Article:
My Impressions of Dokdo

 From August 7-9, 2012, 80 members of VANK comprised of employees, middle, high school, and college students traveled to Ulleungdo and Dokdo. I was one of the lucky attendees. The only boat to Ulleungdo left from Pohang at 10am. Our group from Seoul took a bus overnight, making sure we would catch the ferry on time. After arriving in Pohang, we went directly to see the sunrise at Homigot Sunrise Square (호미곶). This area is most famous for the two sculptures of hands which stand facing one other; one on land and one in the water. The placement of these sculptures is said to symbolize harmony and coexistence.


  
 After arriving at Pohang Ferry terminal and eating a hearty breakfast, we took our seats on the boat to Ulleungdo. Those who were easily seasick took medicine and prepared for the 3 hour journey ahead. We had arrived! Ulleungdo was more beautiful than I had thought. The island was covered in greenery and the water was extremely clear and clean.
 

Strolling around the area I noticed that most of the buildings and houses were in need of repair. It was obvious that families living on Ulleungdo had resided here for many generations. Almost all of the businesses were locally owned and pride in their lifestyle was evident. Citizens of Ulleungdo also seemed to heavily support Korea’s ownership of Dokdo. Signs of support were everywhere, even written on public walls.

 
Our first stop after lunch was the Dokdo museum which was located near the ferry port. This museum presented the history and current situation of Dokdo to visitors, and firmly disputed claims made by the Japanese government in regards to the ownership of Dokdo. We were provided a tour guide who thoroughly discussed these issues while answering our questions. All of the displays in the museum were written in Korean and English, which was useful for us non-native Korean speakers. After visiting the museum and speaking with many citizens of Ulleungdo, I began to strongly question my position on the ownership of Dokdo.  


Connected to the museum was a cable car which shared views of the surrounding area. From the top of the mountain, on clear days Dokdo is visible from the viewing deck. Unfortunately, it was too cloudy the day we went to spot the island.


As the evening drew near we ate dinner and eventually made our way back to the hotel. The hotel provided a conference area where we listened to presentations from VANK employees and discussed important issues. My team’s topic was focused around the novel “So Far from the Bamboo Grove” written by Yoko Kawashima Watkins. We discussed the book’s claims and historical references which should support these claim, then presented our opinions to the larger group. Other topics discussed included: China’s Northeast Project, Japan’s Maritime Proliferation Policies, Overseas Promotion of Dokdo, Promotion of Korean Culture, Promotion of Korean History, and Promotion of Issues Related to Korea.


Our first day of travel was packed full of enlightening experiences and  the next day would be even more exciting. We were going to Dokdo! With a large breakfast in our bellies we headed towards the Dokdo ferry terminal. The ferry to Dokdo had to be specially chartered and could only travel when the weather was nice. Luckily that day the weather was perfect! The trip took about 2 ½ hours until we sighted  the two small rocks which form the island of Dokdo: Dongdo “동도” and Suhdo “서도”( east island and west island). Currently, two Korean citizens reside on Suhdo, therefore we were unable to travel there. Instead we made our way to the shore of Dongdo.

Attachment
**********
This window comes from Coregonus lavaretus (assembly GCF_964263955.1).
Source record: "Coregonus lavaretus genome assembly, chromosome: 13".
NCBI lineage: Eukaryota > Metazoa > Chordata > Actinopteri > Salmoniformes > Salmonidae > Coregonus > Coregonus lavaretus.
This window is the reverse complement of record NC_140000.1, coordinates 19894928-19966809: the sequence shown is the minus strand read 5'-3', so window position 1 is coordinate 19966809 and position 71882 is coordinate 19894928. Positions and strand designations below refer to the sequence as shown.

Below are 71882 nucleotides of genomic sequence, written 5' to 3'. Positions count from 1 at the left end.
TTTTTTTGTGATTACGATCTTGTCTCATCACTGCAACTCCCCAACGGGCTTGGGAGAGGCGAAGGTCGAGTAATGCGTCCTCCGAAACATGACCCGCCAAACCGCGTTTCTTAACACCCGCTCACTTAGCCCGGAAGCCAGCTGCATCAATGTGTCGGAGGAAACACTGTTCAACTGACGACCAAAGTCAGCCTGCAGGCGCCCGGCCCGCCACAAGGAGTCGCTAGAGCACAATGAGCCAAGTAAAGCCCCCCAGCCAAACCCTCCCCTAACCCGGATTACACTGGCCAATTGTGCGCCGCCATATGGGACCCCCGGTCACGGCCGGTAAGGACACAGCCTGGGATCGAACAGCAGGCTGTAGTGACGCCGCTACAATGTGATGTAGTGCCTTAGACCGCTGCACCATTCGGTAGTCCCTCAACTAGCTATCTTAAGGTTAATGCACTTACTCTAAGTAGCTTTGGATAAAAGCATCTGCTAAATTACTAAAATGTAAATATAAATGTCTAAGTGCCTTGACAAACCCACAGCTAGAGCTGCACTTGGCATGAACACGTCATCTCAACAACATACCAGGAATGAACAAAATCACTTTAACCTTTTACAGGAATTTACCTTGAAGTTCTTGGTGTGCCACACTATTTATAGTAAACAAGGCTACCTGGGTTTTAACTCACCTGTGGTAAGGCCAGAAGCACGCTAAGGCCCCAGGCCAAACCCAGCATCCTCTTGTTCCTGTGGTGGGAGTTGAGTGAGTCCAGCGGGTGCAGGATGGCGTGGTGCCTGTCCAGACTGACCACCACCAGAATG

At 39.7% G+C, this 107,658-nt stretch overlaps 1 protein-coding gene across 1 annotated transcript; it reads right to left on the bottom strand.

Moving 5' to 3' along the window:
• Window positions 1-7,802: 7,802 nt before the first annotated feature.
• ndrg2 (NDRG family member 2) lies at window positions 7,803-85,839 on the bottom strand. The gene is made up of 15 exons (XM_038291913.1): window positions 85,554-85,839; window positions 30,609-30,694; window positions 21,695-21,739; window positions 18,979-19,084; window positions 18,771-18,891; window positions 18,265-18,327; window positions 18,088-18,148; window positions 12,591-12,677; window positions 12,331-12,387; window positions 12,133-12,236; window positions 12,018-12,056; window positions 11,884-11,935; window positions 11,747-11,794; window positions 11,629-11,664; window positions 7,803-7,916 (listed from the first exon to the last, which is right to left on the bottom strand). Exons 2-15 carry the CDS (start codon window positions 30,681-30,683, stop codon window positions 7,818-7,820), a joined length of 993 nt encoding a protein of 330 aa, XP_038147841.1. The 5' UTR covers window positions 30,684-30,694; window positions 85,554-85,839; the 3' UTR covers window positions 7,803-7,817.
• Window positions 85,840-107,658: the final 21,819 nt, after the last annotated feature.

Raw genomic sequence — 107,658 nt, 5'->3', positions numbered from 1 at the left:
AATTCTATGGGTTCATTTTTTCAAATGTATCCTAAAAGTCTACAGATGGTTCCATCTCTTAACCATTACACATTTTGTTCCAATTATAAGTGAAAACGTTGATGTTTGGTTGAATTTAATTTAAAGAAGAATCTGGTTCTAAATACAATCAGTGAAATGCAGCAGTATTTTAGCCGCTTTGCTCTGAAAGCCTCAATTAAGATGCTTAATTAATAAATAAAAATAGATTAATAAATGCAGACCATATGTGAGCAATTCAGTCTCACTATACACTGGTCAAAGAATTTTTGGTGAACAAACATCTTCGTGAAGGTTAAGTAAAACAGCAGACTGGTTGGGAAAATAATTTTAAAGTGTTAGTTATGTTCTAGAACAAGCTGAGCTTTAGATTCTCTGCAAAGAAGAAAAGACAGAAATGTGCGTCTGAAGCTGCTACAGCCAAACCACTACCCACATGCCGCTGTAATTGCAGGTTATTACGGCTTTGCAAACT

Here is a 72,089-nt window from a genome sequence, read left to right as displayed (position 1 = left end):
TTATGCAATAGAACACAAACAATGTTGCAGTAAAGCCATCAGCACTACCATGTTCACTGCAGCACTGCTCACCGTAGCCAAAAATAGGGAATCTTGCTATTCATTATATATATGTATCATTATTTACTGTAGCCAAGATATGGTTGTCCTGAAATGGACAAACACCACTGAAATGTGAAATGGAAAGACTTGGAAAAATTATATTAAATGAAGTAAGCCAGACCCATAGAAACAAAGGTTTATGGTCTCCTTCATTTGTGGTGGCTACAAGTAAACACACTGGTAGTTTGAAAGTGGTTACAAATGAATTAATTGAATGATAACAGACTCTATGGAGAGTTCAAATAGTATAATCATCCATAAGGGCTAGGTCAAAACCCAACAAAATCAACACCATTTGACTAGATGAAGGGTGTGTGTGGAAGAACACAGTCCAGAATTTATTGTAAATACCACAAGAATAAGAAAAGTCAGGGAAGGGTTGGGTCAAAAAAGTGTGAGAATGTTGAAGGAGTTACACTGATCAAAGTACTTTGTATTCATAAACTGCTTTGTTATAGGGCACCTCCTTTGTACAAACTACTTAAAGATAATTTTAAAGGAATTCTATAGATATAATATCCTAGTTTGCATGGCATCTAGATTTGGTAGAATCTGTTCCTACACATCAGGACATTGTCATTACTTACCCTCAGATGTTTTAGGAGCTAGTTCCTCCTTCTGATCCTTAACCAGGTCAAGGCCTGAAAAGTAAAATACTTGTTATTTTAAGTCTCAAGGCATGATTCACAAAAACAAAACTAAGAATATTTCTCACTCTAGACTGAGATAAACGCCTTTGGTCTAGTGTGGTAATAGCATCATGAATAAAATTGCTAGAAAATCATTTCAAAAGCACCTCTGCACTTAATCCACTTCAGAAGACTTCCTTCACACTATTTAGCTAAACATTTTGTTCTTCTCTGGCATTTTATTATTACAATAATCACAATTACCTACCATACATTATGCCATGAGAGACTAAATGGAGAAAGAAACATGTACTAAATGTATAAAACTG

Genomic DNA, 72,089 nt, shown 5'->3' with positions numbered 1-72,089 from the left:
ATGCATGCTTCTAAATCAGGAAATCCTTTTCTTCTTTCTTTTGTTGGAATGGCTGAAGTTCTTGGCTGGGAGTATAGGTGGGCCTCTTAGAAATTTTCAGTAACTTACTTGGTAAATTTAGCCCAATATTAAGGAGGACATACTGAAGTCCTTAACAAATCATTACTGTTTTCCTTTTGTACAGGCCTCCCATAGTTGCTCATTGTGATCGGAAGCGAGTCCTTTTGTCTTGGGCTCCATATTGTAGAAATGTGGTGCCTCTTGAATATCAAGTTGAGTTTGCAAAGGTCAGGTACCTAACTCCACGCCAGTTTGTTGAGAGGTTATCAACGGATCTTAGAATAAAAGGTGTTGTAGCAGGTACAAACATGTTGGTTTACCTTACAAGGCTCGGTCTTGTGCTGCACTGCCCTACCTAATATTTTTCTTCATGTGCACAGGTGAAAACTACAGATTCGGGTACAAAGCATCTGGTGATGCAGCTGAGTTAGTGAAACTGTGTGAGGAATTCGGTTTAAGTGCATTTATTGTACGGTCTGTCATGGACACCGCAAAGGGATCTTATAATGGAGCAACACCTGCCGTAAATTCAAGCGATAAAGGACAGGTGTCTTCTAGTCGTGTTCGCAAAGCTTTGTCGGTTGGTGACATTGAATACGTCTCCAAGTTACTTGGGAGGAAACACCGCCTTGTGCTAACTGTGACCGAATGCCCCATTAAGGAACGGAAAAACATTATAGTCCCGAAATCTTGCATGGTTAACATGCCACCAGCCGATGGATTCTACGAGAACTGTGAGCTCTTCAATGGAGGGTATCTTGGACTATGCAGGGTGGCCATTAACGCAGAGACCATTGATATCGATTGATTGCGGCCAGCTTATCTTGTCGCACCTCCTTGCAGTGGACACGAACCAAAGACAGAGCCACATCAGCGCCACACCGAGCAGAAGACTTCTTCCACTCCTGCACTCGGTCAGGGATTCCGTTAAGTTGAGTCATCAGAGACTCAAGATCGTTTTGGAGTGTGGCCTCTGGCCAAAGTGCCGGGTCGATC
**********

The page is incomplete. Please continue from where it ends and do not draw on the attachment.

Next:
We took many pictures and were greeted by many friendly police officers who were stationed on the island.  Although Dokdo was isolated, something about the island felt warm and welcoming. I could only then truly understand why Koreans tried so hard to protect this precious island. It was not just out of pride for their country, but because they cared about taking care of Dokdo and protecting their home.


 
 After an hour of taking pictures and thanking the officers for their service so far from land, we boarded the boat back to Ulleungdo. Finishing our second day at the hotel we continued discussing the previous night’s topics by performing short skits.  We were then given post-its and asked to write down our future hope and dreams for the world, then placed them on a large map in the front of the room. It became clear to me at that instant, just how important each person in the room was. Those 80 people would one day play an important role in changing in the world, and I was proud to be part of that dream.  

The third day was comprised of an exciting bus tour around Ulleungdo. We visited many scenic places and more importantly tasted Ulleungdo’s famous pumpkin taffy “호박엿”! After a proper farewell to Ulleungdo we boarded a boat and enjoyed a nap during the ride back to Pohang.

After three full days of travel, excitement and enlightenment, it was time to go home. Through lectures, activities, and travel I can truly say this camp was one of the most insightful and interesting experiences I have ever had. If given the chance I would love travel to Ulleungdo and Dokdo again and highly recommend these destinations. I must thank VANK for giving me this opportunity. It is an experience I will never forget!

By Kyndra Love from USA,
An international intern of VANK

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